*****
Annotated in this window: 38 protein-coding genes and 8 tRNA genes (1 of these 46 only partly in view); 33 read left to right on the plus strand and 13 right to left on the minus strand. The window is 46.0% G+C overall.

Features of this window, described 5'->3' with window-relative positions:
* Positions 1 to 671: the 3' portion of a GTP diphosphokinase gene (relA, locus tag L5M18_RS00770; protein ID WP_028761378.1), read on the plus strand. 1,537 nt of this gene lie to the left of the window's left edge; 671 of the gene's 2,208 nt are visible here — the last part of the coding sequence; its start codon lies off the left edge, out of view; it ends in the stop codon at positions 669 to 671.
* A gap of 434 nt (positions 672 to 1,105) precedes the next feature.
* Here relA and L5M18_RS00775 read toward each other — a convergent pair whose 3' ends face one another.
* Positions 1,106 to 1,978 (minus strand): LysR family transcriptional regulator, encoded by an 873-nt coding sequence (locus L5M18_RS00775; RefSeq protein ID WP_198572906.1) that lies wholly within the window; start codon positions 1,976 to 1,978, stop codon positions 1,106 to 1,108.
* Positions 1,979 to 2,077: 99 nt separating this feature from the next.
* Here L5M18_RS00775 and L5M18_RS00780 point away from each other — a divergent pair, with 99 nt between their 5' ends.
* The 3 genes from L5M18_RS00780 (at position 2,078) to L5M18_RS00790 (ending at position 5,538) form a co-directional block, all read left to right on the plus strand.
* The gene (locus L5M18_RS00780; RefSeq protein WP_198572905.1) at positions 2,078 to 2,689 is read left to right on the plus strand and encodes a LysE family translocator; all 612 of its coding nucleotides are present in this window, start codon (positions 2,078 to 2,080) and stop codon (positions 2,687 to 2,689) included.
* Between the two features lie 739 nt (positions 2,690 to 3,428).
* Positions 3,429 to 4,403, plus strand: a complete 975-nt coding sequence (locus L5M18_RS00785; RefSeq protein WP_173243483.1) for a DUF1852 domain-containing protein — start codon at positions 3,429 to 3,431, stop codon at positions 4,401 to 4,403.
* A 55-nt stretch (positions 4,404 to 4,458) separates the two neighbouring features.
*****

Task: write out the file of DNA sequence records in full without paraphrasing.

Annotated in this window: 38 protein-coding genes and 8 tRNA genes (1 of these 46 only partly in view); 33 read left to right on the plus strand and 13 right to left on the minus strand. The window is 46.0% G+C overall.

Features of this window, described 5'->3' with window-relative positions:
* Positions 1 to 671: the 3' portion of a GTP diphosphokinase gene (relA, locus tag L5M18_RS00770; protein ID WP_028761378.1), read on the plus strand. 1,537 nt of this gene lie to the left of the window's left edge; 671 of the gene's 2,208 nt are visible here — the last part of the coding sequence; its start codon lies off the left edge, out of view; it ends in the stop codon at positions 669 to 671.
* A gap of 434 nt (positions 672 to 1,105) precedes the next feature.
* Here relA and L5M18_RS00775 read toward each other — a convergent pair whose 3' ends face one another.
* Positions 1,106 to 1,978 (minus strand): LysR family transcriptional regulator, encoded by an 873-nt coding sequence (locus L5M18_RS00775; RefSeq protein ID WP_198572906.1) that lies wholly within the window; start codon positions 1,976 to 1,978, stop codon positions 1,106 to 1,108.
* Positions 1,979 to 2,077: 99 nt separating this feature from the next.
* Here L5M18_RS00775 and L5M18_RS00780 point away from each other — a divergent pair, with 99 nt between their 5' ends.
* The 3 genes from L5M18_RS00780 (at position 2,078) to L5M18_RS00790 (ending at position 5,538) form a co-directional block, all read left to right on the plus strand.
* The gene (locus L5M18_RS00780; RefSeq protein WP_198572905.1) at positions 2,078 to 2,689 is read left to right on the plus strand and encodes a LysE family translocator; all 612 of its coding nucleotides are present in this window, start codon (positions 2,078 to 2,080) and stop codon (positions 2,687 to 2,689) included.
* Between the two features lie 739 nt (positions 2,690 to 3,428).
* Positions 3,429 to 4,403, plus strand: a complete 975-nt coding sequence (locus L5M18_RS00785; RefSeq protein WP_173243483.1) for a DUF1852 domain-containing protein — start codon at positions 3,429 to 3,431, stop codon at positions 4,401 to 4,403.
* A 55-nt stretch (positions 4,404 to 4,458) separates the two neighbouring features.